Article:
RS: Isn't a new role of the record label to find that trigger point, and inspire that?
DB: There's a difference between creating a hit and a career. One lasts five minutes, and another hopes to last a lifetime.
10:30AM EST - JG: Rosemary, is there something legislative that can be done?
RC: I don't think you can stuff the genie back in the bottle. Restrictive laws wouldn't work, and they wouldn't be passed.
JG: Bob, how will we listen to music in the future? What do you think of the recent Rick Rubin piece in the Sunday NYT?
BM: New gadgets are fleeting. You can't break a band with a ringtone. Social networking is big right now, but those come and go as well. Five years ago, the music world was full of skyscrapers. Now you can see the horizon.
10:30AM EST - MM: I don't think the ubiquity of music access is especially beautiful. I don't want to listen to music on myspace or a computer. MP3s sound terrible. There is so much music out there, that you still have to work to find the good stuff.
DB: That being said, I think part of the role of a company like Merge is to be a curator of good music.
RC: Major labels are becoming more flexible. Lucinda Williams just did five nights, her manager wanted to record one night, press a few hundred CDs, sell them the next night, then sell the remainder on her website. I never thought they would go for it, but they did.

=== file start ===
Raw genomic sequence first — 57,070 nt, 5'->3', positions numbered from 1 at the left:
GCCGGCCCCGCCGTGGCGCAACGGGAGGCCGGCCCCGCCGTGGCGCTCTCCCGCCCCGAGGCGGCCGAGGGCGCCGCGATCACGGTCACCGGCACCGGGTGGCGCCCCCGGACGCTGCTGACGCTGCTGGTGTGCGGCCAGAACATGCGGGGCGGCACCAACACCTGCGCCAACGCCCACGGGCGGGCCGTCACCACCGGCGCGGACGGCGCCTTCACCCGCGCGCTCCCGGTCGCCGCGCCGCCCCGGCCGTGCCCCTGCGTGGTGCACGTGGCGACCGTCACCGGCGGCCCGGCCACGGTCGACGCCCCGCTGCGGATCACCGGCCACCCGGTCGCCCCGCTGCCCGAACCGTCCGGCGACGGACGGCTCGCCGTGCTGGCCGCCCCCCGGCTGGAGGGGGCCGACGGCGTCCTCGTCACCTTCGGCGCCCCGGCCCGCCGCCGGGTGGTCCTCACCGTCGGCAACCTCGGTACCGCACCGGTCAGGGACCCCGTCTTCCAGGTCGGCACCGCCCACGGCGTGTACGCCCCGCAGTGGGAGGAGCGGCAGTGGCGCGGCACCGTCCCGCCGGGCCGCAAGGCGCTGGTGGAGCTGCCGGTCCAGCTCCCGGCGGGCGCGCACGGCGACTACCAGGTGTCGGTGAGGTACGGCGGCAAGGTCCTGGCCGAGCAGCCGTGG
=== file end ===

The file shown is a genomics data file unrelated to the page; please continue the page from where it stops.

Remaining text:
10:40AM EST - JG: Bob, you DJ in clubs, and the club pays the performers. Is it time for terrestrial radio to start paying a performance right?
BM: I don't think that's going to happen.
JG: David, how do you feel about radio stations taking your music and playing it without paying you?
DB: I wish they were taking it and playing it. Independent and college radio helps, but its never been a big interest for us. We don't have a radio promotions department. We built our business without it.
RC: I've long thought that there should be a performance right for terrestrial radio. I think it's obvious. The performer brings so much to the music; not just the songwriter.
10:40AM EST - Questions from the audience:
Q: What's the ratio between physical and digital sales at Merge?
MM: It's definitely greater today than it was a few years ago. Then, digital sales would start at 30%-40% and then taper off to 10% or so. More recently, it tends to stay around 30%. It's artist by artist, however. Caribou is still around 40%-50% digital, whereas the Arcade Fire is 20% to 25%. But we've seen things settling around 30%.
Q: Going back to the question of people's willingness to pay for music, do you think that's a demographic thing? (Tim Wu)
DB: I think it's definitely different, a case where a lot of older fans have more money than time, and aren't interested in spending hours seeking out free music.
JG: To wrap up, an axiom I've come across is that if some kind of technology happens in the first 13 years of your life, you think its quite normal. If it happens between 13 and 40, it's so interesting it might just become your career. If it happens after you turn 40, it should be illegal. We'd all better move quickly to keep up.